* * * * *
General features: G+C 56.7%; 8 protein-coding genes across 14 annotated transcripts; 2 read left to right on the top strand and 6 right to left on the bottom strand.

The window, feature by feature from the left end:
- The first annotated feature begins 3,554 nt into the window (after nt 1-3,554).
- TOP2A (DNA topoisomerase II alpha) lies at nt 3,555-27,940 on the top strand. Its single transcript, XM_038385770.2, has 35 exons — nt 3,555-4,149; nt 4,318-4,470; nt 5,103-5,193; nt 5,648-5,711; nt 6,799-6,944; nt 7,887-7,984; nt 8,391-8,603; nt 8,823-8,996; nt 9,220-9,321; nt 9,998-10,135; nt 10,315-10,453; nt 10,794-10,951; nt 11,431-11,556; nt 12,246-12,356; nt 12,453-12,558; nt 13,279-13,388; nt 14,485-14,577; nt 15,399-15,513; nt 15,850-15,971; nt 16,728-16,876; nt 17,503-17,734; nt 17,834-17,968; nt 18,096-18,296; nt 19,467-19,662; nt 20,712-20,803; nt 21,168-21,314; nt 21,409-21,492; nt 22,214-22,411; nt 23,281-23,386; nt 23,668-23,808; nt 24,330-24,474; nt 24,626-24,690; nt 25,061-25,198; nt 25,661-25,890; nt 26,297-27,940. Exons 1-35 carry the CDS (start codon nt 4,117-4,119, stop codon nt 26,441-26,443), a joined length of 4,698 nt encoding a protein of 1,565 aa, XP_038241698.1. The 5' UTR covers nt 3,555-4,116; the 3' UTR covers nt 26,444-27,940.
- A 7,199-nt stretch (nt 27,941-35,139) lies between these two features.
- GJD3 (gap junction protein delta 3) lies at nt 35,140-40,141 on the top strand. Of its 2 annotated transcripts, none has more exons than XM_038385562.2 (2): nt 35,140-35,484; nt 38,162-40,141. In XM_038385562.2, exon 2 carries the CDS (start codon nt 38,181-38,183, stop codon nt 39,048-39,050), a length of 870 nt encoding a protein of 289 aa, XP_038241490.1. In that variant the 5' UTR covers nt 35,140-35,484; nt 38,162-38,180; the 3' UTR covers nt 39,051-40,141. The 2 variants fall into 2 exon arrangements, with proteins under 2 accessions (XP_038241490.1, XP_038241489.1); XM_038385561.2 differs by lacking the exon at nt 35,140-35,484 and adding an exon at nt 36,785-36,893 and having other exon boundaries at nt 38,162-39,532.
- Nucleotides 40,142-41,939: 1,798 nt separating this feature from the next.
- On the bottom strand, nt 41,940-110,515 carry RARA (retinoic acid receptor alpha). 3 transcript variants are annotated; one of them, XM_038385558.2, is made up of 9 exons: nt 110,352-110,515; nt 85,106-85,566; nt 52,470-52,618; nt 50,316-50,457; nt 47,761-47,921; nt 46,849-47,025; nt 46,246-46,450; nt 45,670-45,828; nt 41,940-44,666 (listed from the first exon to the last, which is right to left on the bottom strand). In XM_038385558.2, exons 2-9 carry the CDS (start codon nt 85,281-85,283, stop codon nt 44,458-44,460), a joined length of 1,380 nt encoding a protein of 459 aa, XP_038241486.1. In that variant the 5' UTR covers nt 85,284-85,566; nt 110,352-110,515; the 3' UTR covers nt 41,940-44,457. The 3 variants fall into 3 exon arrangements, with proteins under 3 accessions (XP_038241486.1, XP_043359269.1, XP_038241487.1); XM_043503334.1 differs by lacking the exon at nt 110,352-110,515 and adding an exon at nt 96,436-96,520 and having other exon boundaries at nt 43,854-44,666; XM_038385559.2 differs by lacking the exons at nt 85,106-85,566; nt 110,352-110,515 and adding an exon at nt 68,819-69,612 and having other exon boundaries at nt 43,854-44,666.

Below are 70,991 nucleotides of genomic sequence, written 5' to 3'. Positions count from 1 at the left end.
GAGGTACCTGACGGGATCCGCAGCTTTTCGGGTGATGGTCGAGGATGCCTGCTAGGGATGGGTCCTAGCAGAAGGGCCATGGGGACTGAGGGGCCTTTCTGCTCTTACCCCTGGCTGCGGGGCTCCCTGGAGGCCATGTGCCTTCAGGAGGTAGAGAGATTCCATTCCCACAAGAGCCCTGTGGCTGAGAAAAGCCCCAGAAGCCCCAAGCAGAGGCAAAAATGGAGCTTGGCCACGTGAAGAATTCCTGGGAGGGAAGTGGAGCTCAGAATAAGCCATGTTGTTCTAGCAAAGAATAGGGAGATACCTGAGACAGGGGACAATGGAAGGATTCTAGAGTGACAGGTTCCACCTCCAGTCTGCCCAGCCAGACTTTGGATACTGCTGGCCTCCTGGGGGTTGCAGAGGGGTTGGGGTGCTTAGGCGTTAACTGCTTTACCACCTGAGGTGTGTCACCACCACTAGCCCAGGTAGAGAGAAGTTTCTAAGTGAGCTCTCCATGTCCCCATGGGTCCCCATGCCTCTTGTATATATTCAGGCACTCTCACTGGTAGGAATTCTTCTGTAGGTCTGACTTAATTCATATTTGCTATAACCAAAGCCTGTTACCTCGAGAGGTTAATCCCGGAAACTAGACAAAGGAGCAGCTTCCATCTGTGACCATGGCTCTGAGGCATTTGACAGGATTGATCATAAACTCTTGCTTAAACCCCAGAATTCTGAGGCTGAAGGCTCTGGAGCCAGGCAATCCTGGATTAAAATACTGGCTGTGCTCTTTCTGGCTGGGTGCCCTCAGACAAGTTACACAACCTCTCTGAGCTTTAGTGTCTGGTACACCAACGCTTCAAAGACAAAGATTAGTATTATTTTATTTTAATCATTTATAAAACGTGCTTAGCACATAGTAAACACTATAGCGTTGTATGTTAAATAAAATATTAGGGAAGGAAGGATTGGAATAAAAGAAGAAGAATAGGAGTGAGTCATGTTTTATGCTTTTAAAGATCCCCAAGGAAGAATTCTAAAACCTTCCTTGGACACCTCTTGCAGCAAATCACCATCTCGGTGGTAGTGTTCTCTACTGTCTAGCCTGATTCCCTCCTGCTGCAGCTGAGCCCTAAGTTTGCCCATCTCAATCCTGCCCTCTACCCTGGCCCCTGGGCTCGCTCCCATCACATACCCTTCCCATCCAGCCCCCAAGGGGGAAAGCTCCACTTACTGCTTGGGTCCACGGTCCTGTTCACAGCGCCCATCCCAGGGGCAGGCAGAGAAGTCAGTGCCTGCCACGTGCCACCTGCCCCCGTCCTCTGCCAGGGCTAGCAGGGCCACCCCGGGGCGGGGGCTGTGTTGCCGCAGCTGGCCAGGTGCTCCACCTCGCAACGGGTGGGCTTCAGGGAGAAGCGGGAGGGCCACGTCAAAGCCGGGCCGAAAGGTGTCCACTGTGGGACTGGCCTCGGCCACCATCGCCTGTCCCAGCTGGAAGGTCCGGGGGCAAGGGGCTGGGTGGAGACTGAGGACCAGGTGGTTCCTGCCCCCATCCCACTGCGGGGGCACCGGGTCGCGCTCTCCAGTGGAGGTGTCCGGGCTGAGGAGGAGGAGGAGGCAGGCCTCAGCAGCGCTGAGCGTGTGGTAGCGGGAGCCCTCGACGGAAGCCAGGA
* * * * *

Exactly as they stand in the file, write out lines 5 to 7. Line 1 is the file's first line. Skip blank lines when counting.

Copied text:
- A 7,199-nt stretch (nt 27,941-35,139) lies between these two features.
- GJD3 (gap junction protein delta 3) lies at nt 35,140-40,141 on the top strand. Of its 2 annotated transcripts, none has more exons than XM_038385562.2 (2): nt 35,140-35,484; nt 38,162-40,141. In XM_038385562.2, exon 2 carries the CDS (start codon nt 38,181-38,183, stop codon nt 39,048-39,050), a length of 870 nt encoding a protein of 289 aa, XP_038241490.1. In that variant the 5' UTR covers nt 35,140-35,484; nt 38,162-38,180; the 3' UTR covers nt 39,051-40,141. The 2 variants fall into 2 exon arrangements, with proteins under 2 accessions (XP_038241490.1, XP_038241489.1); XM_038385561.2 differs by lacking the exon at nt 35,140-35,484 and adding an exon at nt 36,785-36,893 and having other exon boundaries at nt 38,162-39,532.
- Nucleotides 40,142-41,939: 1,798 nt separating this feature from the next.